Monday, February 21, 2011

Debate and poll on Britain's relationship with the ECHR

This debate has gone live this morning,

The poll questions are,
1) In your opinion, should the European Court of Human Rights be dictating law in Britain?

2) A future Bill of British Rights could block any intervention from the European Court of Human Rights, in principal would you be supportive of this?

3)What's your stance - Should sex offenders have the right to appeal their inclusion on the sex register?

So go on then, get voting.
This is my contribution,
Argument against

says Gawain Towler

When was the last time you heard somebody say ‘It’s a free country’ or maybe ‘There should be a law against it’?

Both were ever-present in people’s mouths as I grew up, but now seem jaded, dated, indeed redundant. Why?

Because it isn’t, and their probably is.

And this situation, where an old man can be arrested for fulminating against thugs throwing rocks at ducks, has arisen when we are told that we are living through a Human rights culture. CCTV cameras scan the sky and the roads, children are fingerprinted in school without parental permission, the government’s habit of restricting legal behavior, its hectoring of any who fail to enthusiastically support the new culture of so called tolerance. Something has gone awry in the way we are governed, and the laws which regulate our behaviour.

The last few weeks have seen the first shots in what looks like a long drawn out war between Britain and Europe on this. That these skirmishes are with the European Court of Human Rights rather than the European Union is of little import in the public debate, and within a year or so will be of little import overall as under Article 6 of the Lisbon Treaty will come into force making the European Court art of the institutional structure of the European Union.

The bottom line on the whole issue is who creates the law under which we in the UK are governed by?

UKIP believes and we believe that we are at one with the vast majority of the British people, that we as a nation should be the ones that set the legal parameters by which we are governed.

Ironically of course The European Convention and by extension the European Court of Human Rights were largely British creations. Forged in the vacuum left by the Second World War. To help a shattered continent and the peoples of the nations of Europe have the confidence necessary to build new democratic nations.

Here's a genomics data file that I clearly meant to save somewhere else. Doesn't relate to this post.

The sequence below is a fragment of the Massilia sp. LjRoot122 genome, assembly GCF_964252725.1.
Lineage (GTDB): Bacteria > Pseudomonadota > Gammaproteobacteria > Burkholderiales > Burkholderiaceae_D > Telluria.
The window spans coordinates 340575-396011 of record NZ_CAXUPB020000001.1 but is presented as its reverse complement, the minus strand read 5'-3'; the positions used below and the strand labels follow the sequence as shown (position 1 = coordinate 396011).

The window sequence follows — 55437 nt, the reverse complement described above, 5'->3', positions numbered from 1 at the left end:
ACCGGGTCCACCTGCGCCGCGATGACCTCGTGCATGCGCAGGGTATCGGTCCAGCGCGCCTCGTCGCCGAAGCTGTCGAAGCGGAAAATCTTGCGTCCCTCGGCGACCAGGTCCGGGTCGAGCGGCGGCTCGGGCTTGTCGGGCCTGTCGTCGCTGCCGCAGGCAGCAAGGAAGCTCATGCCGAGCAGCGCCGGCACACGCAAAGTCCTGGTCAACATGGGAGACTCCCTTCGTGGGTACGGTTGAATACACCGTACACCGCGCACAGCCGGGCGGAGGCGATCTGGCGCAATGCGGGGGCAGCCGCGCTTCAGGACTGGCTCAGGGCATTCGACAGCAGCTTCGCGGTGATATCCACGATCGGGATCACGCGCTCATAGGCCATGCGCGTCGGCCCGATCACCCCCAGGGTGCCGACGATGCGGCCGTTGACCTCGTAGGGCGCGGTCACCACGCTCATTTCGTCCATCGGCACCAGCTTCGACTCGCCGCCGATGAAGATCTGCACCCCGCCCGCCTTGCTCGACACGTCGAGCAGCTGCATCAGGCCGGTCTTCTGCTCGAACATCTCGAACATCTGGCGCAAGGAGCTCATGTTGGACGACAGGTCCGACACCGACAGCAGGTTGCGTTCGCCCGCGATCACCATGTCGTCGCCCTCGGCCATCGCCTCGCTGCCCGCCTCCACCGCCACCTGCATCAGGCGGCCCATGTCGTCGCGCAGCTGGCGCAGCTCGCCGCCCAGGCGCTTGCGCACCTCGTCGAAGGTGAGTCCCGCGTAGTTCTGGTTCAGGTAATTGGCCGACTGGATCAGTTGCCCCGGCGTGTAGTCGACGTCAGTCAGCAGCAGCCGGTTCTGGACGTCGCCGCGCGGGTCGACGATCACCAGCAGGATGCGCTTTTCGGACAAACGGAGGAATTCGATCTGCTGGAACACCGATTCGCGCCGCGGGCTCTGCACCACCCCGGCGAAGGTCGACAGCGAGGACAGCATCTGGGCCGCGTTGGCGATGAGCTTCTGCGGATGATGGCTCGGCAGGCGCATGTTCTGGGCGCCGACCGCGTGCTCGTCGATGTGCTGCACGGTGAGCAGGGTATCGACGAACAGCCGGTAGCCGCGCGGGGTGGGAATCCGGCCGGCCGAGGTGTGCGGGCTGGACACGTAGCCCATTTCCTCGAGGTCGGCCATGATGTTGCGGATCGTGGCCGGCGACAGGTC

The original Convention guarantees uncontroversial things such as the right to a fair trial, not to suffer torture, against slavery, religion, expression, association and so on.

As the Law Lord, Lord Hoffman, former Director Amnesty International has put it recently,

“The brief list of human rights in the 1950 Convention… is, in general terms admirable. Who could object to the government having to respect the rights of its people not to be tortured or inhumanly treated, not to have their privacy invaded, to have a fair trial, or to be free to speak their minds and practice their religions. These freedoms are badge of a civilized society”

What is noticeable is that all of these rights are rights that the lucky British had already. We through didn’t of luck, geography and traditions not succumbed to a dictatorship during the thirties, and therefore did not feel that the Convention was much to do with them Indeed it was felt that what was going on was to bring the continent up to our level.

Scroll forward to 2011 and in a few short months we have seen a series of rulings that rebel against the very gut of the British people. The instruction to give convicted prisoners the vote, the removal of the right of vulnerable victims of crime to give written evidence, the right of appeal for sex offenders to remove themselves from the sex offenders register and most recently the right of the longstanding criminally insane to receive income support and pensions.

And this is just now, with every year the European Court, a Court where judges from such paragons as Russia and Moldova, through its inherent political activism appropriates power over our country.

And here is the nub, as Lord Hoffmann goes on,

“Since the Convention Rights were incorporated into UK law by the Human Rights Act 1998, the UK courts have followed in the wake of Strasbourg, loyally giving effect to its rulings and the principles (where discernable) laid down in its jurisprudence. The result has been that UK judges have reached decisions, sometimes with regret and sometimes with enthusiasm which would have astonished those who agreed to our accession to the Convention in 1950”.

The only way to untangle ourselves from this production line of judgments that fail to chime with the people of the country is to leave the ECHR and to create, or maybe recreate our own system of liberties.

Now as I have suggested neither I nor anybody else is suggesting that many of these liberties we hold should or would be thrown out with our membership of the Convention. Nobody is suggesting that the people of our country would be bereft of protection from the agents of the state.

I do not believe that we can defend our own liberties without leaving the convention, as they are constantly under threat. We must create a system of our own Liberties, perhaps in recasting of the Bill of Rights that since 1689 has guaranteed many of the rights we saw earlier.

It cannot be beyond the wit of this country to come up with a system of rights and liberties far superior than those offered by our continental friends. Rights and Liberties that will set out simply the limits of the state, and the realm in which the individual citizen may continue in his or her life unmolested by its agents.

No comments: